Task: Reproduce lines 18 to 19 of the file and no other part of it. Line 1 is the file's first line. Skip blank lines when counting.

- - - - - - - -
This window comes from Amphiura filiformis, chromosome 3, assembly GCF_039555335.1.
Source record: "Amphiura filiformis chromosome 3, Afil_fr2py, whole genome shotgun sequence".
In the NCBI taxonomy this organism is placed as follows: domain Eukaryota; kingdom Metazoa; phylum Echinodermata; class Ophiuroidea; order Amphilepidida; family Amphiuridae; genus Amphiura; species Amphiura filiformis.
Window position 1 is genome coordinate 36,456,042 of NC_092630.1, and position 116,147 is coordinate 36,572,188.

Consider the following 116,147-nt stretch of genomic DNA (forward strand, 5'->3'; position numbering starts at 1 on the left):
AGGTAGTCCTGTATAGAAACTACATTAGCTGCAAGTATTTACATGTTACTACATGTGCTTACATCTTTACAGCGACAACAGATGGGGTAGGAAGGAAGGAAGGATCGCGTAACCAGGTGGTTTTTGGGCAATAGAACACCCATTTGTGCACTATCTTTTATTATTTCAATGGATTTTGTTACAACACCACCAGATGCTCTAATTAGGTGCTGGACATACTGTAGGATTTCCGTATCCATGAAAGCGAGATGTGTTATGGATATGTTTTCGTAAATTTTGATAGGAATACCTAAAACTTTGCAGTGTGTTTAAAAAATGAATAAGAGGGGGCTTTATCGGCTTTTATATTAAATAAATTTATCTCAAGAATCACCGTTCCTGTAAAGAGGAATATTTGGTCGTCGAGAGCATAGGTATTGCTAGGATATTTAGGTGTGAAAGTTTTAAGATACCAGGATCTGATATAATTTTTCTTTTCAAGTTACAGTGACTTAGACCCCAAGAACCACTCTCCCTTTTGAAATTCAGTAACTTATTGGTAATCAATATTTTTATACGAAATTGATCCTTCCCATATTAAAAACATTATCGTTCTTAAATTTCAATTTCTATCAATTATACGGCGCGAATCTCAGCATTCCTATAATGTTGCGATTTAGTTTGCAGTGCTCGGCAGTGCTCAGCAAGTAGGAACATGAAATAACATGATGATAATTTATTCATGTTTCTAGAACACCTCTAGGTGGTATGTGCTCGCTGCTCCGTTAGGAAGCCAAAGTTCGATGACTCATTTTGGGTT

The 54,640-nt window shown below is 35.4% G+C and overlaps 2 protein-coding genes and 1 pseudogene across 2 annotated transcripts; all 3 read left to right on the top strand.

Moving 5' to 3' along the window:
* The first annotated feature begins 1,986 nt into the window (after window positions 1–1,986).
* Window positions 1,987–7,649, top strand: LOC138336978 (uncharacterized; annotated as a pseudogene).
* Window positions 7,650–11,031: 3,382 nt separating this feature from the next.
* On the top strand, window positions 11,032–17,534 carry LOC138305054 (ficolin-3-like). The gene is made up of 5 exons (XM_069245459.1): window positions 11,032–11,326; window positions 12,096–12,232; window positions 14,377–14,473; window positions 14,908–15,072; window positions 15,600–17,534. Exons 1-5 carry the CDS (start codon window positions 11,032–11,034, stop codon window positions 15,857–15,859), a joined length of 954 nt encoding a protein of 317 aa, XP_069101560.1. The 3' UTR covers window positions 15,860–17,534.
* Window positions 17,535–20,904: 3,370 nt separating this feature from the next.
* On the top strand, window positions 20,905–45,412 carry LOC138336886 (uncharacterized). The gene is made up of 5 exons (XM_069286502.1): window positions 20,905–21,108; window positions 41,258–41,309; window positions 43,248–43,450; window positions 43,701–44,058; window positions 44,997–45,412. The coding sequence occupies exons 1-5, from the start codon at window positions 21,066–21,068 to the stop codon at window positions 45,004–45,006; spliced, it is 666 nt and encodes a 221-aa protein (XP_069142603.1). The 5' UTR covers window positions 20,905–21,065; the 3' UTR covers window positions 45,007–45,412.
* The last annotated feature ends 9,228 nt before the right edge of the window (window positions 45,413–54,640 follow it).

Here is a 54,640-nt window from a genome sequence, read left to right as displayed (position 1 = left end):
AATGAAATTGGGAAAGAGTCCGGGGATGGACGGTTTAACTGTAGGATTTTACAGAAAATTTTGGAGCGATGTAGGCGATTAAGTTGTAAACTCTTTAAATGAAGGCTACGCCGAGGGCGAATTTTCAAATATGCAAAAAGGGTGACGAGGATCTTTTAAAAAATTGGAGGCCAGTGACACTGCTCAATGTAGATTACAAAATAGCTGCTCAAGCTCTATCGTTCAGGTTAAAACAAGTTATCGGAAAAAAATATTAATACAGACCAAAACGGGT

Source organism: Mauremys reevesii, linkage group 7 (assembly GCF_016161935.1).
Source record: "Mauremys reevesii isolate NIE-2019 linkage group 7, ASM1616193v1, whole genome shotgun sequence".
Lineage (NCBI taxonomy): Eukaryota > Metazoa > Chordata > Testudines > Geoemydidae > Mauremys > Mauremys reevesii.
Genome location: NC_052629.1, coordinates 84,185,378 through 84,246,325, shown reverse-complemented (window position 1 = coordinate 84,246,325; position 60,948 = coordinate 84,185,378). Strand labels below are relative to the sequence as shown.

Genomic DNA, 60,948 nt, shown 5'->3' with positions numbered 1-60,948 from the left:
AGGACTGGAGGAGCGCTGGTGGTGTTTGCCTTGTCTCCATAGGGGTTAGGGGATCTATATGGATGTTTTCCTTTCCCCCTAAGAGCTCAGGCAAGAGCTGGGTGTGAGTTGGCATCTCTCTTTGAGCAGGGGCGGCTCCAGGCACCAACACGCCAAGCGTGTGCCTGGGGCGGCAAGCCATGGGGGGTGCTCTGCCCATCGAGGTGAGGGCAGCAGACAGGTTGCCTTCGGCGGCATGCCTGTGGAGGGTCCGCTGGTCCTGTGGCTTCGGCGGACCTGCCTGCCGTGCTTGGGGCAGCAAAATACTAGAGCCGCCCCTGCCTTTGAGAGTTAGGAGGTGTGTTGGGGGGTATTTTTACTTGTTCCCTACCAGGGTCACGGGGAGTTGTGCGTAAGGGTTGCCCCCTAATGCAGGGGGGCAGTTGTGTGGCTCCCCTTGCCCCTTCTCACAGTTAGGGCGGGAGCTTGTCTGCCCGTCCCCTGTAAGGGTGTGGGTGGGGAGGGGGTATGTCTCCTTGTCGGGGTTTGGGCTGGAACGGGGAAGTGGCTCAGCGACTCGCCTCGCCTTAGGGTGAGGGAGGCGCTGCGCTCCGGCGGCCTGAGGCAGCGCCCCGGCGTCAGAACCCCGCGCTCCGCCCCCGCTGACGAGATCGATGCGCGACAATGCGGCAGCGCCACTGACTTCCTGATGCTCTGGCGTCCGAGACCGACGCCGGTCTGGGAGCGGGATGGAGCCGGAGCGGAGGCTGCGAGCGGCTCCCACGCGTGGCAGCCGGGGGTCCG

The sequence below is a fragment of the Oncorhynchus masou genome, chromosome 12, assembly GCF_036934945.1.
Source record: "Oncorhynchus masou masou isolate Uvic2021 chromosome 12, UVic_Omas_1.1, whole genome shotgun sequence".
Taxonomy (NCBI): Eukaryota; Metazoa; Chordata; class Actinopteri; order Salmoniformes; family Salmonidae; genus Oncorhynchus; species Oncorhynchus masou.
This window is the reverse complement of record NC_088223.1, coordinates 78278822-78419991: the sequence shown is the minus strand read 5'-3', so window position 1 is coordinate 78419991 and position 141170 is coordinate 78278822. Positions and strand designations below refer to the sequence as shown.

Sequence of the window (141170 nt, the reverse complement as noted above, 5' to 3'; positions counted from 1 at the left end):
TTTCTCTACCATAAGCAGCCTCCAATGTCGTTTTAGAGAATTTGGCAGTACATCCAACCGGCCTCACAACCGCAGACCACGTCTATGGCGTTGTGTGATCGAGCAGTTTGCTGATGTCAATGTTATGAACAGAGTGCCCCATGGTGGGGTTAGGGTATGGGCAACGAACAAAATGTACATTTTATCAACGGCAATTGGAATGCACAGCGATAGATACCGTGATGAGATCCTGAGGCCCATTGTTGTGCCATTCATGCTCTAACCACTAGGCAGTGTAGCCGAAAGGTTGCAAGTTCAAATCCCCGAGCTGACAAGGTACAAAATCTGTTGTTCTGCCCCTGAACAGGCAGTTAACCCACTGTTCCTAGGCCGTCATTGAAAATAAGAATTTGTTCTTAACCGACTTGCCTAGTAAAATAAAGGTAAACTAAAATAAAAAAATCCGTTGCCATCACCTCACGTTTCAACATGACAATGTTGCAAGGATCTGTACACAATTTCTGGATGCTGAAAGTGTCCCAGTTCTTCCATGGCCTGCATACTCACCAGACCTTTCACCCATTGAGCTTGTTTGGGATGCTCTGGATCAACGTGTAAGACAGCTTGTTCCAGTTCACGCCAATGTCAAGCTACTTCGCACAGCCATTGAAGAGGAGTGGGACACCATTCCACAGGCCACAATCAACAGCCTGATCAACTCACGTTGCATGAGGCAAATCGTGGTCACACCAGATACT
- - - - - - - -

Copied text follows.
Source organism: Mauremys reevesii, linkage group 7 (assembly GCF_016161935.1).
Source record: "Mauremys reevesii isolate NIE-2019 linkage group 7, ASM1616193v1, whole genome shotgun sequence".